The launch of the sequencing platforms is a milestone for the Plan France Médecine Génomique 2025, a €670 million initiative the French government announced two years ago.
Participants aim to use predictive modeling to better understand epigenetic mechanisms, while encouraging the development of new technologies and therapies.
At the HL7 Genomics Conference, a FHIR Genomics developer unveiled the Consortium for Agile Genomics to promote implementation of the nascent standard.
Genome Canada and its partners recently funded two new initiatives with C$255 that will back precision medicine, genomics, and technology development.
The creator of the Genome Aggregation Database sees an ever-expanding GnomAD database as a centerpiece to improving the diagnosis of rare diseases.
Such an atlas could enable investigators to understand how genetic variants impact disease risk, define drug toxicities, improve therapies, and advance regenerative medicine.
The company is providing several of its Parsortix instruments to the CANCER-ID consortium as part of an effort to establish liquid biopsy in routine clinical practice.
Backed by €15 million in EU funding, the Ubiquitous Pharmacogenomics Consortium seeks to implement preemptive testing at seven healthcare systems by 2020.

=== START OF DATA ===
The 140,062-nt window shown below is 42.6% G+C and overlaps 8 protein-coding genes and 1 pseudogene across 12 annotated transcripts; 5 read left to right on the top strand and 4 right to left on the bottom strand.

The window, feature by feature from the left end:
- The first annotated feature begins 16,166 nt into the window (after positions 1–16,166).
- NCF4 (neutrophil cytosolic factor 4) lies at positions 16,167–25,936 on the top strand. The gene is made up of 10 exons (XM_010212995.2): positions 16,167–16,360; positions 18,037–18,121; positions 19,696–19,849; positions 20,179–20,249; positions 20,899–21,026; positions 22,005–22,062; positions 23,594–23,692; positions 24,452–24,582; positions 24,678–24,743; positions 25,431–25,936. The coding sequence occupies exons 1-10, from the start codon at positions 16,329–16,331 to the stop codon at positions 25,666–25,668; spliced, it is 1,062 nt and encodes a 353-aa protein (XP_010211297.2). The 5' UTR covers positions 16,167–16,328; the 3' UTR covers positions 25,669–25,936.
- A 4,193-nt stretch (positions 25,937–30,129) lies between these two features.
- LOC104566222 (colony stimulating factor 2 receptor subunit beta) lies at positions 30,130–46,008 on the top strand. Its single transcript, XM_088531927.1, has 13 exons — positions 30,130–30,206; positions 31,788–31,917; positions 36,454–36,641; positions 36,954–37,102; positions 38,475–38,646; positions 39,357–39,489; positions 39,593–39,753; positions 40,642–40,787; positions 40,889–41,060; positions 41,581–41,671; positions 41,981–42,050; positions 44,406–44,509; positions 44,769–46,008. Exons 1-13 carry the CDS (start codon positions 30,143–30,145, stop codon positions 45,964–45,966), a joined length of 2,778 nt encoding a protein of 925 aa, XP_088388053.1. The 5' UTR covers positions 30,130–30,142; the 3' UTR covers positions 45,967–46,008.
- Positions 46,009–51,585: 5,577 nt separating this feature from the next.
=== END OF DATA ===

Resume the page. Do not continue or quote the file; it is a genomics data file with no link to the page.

The firm said that the consortium will expand a database that provides insights for clinical partners and shows unusual patterns of drug resistance.
The institutes are also collaborating with 30 research groups in academia and industry, and have tapped Sage Bionetworks to handle data analysis.
Researchers representing scientists and students of Chinese descent voice their concerns about recent US policies and rhetoric.
Wired reports that researchers have shown they could reprogram a DNA-based computer.
Researchers say increased diversity in genomic studies will benefit all, PBS NewsHour reports.
In Science this week: whole-genome sequencing of single sperm cells, and more.